Gregory Gourdet Shares Tips on Conquering Holiday Grocery Shopping
The ‘Top Chef’ star also provides a recipe for his ultimate potluck dish, poule nan sos.
The key to a great holiday cooking, according to Top Chef star and cookbook author Gregory Gourdet, is a stocked pantry. Flavored salts, chili oils and pastes, and different types of fat ranging from coconut oil to olive oil are all necessary for flavor. “I truly think a solid pantry is the foundation to easily make great food,” says Gourdet, who recently debuted his latest Portland restaurant, Kann.
In his cookbook, Everyone’s Table: Global Recipes for Modern Health, which was released last May, Gourdet devotes an entire section on how to properly fill a pantry. He always has coconut milk on hand and three different fish sauces at home. To ensure he’s ready for holiday cooking, his refrigerator is also loaded with its own perishable pantry: pickles, kimchi, lime juice dressing, and an array of sauces are always readily available. “Stocking up with a lot of those ingredients [will] add a lot of flavor and a lot of depth,” he says. “It’s really a great way to get a dinner cooking on the fly.”
For Gourdet, the holidays are all about gathering—spending time with family and community—and not wading through the chaos that is grocery stores during the days leading up to Thanksgiving. “I would suggest stocking your pantry before the holidays with a lot of these ingredients—your canned goods, your pumpkin, your canned sweet potatoes, your maple syrup, your whole cinnamon,” he says. “All the things that you know you’re going to use and just have that ready to go.” When it comes closer to the actual day you’re celebrating, Gourdet says a quick trip to get proteins and produce is all you’ll need, guaranteeing you get in and out quickly.
At the center of Gourdet’s friends and family potlucks is typically poule nan sos, which translates to “chicken in sauce” in Haitian Creole. It’s warm and comforting—a perfect dish for when the temperature drops—and consists of ingredients Gourdet usually has available. “For potlucks, I always want to make something that’s interesting, while still keeping it somewhat casual and communal,” he explains. “Something cultural is special and my chicken in Creole sauce is one of my favorite recipes from the book.”
The recipe carries signature Haitian flavors: sweet and spicy Scotch bonnets, juicy citrus, and fragrant bell peppers that commingle with plenty of garlic and fresh thyme. “It's just a really delicious braised chicken dish, which is always a crowd pleaser,” he says, adding that its versatility allows it to be served with rice, salad, or even mashed potatoes. Plus, it reheats without fuss.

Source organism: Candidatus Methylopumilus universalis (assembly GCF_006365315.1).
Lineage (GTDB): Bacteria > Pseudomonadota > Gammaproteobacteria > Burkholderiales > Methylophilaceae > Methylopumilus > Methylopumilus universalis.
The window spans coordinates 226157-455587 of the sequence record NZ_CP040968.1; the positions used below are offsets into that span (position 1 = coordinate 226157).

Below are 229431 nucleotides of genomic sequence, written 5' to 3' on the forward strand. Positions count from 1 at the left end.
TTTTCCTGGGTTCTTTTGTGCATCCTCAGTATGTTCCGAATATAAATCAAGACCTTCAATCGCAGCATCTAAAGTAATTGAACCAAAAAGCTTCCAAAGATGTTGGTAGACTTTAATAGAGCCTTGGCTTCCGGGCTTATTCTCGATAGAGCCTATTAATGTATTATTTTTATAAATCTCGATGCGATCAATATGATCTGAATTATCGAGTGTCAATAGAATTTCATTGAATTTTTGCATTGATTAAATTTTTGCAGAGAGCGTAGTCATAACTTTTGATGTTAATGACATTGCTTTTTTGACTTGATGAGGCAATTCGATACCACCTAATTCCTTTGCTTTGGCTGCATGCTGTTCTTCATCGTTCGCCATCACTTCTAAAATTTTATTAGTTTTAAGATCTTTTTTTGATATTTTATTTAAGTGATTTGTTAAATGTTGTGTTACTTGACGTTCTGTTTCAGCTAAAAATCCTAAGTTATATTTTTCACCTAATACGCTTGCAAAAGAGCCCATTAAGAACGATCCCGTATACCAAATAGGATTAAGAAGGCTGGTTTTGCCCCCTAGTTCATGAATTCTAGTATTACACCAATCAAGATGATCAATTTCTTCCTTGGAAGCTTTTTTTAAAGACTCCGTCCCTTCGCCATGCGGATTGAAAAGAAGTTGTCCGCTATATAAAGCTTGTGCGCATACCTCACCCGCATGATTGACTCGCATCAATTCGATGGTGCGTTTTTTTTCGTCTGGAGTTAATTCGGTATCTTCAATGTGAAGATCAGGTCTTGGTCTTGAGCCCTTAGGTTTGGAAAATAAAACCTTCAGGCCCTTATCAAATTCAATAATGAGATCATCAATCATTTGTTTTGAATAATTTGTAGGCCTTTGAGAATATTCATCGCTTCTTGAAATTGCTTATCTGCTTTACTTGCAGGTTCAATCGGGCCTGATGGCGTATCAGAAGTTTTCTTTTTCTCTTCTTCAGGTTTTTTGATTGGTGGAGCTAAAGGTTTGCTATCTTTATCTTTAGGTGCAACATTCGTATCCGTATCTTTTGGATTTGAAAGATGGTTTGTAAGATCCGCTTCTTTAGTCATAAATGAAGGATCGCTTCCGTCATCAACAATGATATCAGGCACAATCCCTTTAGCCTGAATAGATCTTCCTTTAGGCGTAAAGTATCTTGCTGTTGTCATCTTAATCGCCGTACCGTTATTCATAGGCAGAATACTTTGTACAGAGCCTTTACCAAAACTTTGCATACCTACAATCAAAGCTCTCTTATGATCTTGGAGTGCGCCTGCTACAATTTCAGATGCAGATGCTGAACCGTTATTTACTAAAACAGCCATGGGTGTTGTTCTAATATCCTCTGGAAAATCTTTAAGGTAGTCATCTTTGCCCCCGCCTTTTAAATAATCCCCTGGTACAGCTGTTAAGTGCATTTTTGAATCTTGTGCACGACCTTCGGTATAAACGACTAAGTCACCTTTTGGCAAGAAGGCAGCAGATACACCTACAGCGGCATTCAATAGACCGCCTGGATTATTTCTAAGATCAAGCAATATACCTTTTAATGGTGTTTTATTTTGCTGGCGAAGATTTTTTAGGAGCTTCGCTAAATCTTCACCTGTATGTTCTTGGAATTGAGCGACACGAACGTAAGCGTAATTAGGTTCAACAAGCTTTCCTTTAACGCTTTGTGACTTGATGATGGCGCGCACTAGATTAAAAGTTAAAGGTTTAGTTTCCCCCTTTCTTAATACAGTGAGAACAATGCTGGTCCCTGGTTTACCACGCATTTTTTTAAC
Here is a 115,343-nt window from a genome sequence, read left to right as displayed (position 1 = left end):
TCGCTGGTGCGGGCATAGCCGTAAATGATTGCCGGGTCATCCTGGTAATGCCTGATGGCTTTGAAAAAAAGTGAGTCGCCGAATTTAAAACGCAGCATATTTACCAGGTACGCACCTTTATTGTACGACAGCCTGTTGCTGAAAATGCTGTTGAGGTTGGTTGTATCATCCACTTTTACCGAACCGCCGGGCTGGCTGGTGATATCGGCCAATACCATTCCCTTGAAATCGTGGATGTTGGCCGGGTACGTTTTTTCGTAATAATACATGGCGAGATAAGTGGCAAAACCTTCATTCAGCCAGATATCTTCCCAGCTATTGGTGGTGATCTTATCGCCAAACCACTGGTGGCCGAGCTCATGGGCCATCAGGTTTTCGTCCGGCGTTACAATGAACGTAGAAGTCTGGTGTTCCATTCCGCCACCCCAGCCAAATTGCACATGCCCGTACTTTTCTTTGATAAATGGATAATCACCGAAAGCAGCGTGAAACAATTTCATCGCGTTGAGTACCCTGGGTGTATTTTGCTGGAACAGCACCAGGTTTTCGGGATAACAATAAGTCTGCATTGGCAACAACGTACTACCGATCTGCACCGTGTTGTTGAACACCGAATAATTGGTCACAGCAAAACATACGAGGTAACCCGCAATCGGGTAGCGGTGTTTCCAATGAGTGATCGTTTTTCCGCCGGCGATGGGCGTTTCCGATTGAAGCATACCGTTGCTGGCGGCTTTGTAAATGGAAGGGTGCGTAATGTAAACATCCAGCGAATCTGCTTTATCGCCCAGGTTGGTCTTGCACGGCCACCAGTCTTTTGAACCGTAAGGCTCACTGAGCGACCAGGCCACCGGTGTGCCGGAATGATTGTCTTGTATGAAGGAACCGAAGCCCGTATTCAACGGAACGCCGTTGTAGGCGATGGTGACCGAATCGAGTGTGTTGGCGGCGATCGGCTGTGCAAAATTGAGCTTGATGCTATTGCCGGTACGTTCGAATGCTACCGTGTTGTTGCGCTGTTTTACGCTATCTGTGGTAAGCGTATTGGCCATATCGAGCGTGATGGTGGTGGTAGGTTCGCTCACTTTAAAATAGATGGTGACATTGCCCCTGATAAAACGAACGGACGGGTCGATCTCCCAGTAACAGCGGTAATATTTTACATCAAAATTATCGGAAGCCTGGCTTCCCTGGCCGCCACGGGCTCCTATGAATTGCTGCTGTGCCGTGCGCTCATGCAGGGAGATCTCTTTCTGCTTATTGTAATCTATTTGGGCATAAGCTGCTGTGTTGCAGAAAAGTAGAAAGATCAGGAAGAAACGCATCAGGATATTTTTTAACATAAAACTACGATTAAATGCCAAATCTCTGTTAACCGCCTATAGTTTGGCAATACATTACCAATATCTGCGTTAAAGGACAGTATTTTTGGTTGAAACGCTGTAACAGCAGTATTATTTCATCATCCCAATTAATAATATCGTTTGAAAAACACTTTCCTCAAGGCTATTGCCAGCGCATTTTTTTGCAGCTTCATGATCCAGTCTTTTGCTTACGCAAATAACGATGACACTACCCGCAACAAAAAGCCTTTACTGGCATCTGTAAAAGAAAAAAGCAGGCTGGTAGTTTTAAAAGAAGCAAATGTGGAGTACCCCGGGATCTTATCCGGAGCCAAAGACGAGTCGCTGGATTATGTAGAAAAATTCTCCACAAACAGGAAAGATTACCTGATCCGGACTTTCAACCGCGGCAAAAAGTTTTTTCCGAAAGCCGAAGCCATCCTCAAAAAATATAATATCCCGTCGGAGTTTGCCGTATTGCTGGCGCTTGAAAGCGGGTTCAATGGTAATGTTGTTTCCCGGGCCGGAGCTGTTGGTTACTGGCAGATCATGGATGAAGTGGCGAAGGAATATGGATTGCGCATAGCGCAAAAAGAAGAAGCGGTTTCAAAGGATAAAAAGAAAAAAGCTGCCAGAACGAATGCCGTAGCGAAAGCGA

One of the most important parts of the Haitian community, according to Gourdet, is sticking together. This facet of his community reveals itself in gatherings that may consist of family and extended relatives, but also friends. “We definitely have huge dinner celebrations and parties, especially around Thanksgiving, which is always a collection of Haitian dishes and, like, lasagna,” he laughs. “There’s always a collaborative spirit—as well as fried plantains and lasagna on the same table. But that’s America.”
Gregory Gourdet’s Poule Nan Sos
For the chicken marinade
- 3 pounds mixed bone-in chicken thighs and drumsticks, rinsed and patted dry
- 3 tablespoons kosher salt 1 juicy orange, halved
- 1 juicy lime, halved
- 1 juicy lemon, halved
- 2 medium yellow onions, cut into ⅛-inch half-moon slices
- 8 garlic cloves, roughly sliced
- 2 Scotch bonnet or habanero chiles, cut in half and sliced thin
- ¼ cup fresh thyme leaves
For the dish
- ⅓ cup extra-virgin olive oil
- ½ cup tomato paste
- 1 tablespoon kosher salt
- 2 red bell peppers, seeded and deveined, cut into long, thin slices
- 2 yellow bell peppers, seeded and deveined, cut into long, thin slices
- 2 cups chicken stock, salted homemade or store-bought
- Small handful roughly chopped parsley sprigs
1. Put the chicken pieces in a large bowl and season with the salt. Squeeze the citrus halves over the chicken, then spend a minute or so rubbing the cut sides of the citrus against the chicken. Add the onions, garlic, chile, and thyme and toss well, rubbing the chicken as you do.
2. Cover and marinate in the fridge for at least 12 hours or up to 48 hours.
3. Preheat the oven to 375°F.
4. Remove the chicken from the marinade, guiding any stuck-on aromatics back into the bowl. Set a strainer over a small mixing bowl. Pour the marinade through the strainer, reserving the solids and liquid. Pat the chicken very dry with paper towels.
5. Heat the oil in a wide, heavy, ovenproof pot (I use a 3½-quart braiser) over medium-high heat just until shimmery. Cook the chicken, skin-side down, occasionally turning the drumsticks but not the thighs, until the skin is deep brown, about 8 minutes. Transfer the chicken pieces to a plate.
6. Reduce the heat to medium-low, add the tomato paste and salt, and cook, stirring often, until it turns several shades darker, about 3 minutes. Add the bell peppers and the reserved solids from the marinade, and cook, stirring occasionally, until the peppers soften slightly and take on a little color, about 8-10 minutes.
7. Return the chicken to the pan, skin side up and in a single layer, then take a minute to pile the peppers, onions, and other aromatics on top of the chicken. Then evenly pour in the reserved liquid from the marinade along with the stock. Cook in the oven, basting every 15 minutes to coat the chicken with the peppers and sauce, until the sauce has thickened slightly and the meat pulls off the bone with a gentle tug from a fork, about 1 hour. Garnish with the parsley and serve.
From the book EVERYONE’S TABLE by Gregory Gourdet and JJ Goode. Copyright ©2021 by Gregory Gourdet and JJ Goode. Published by Harper Wave an imprint of HarperCollins Publishers. Reprinted by permission.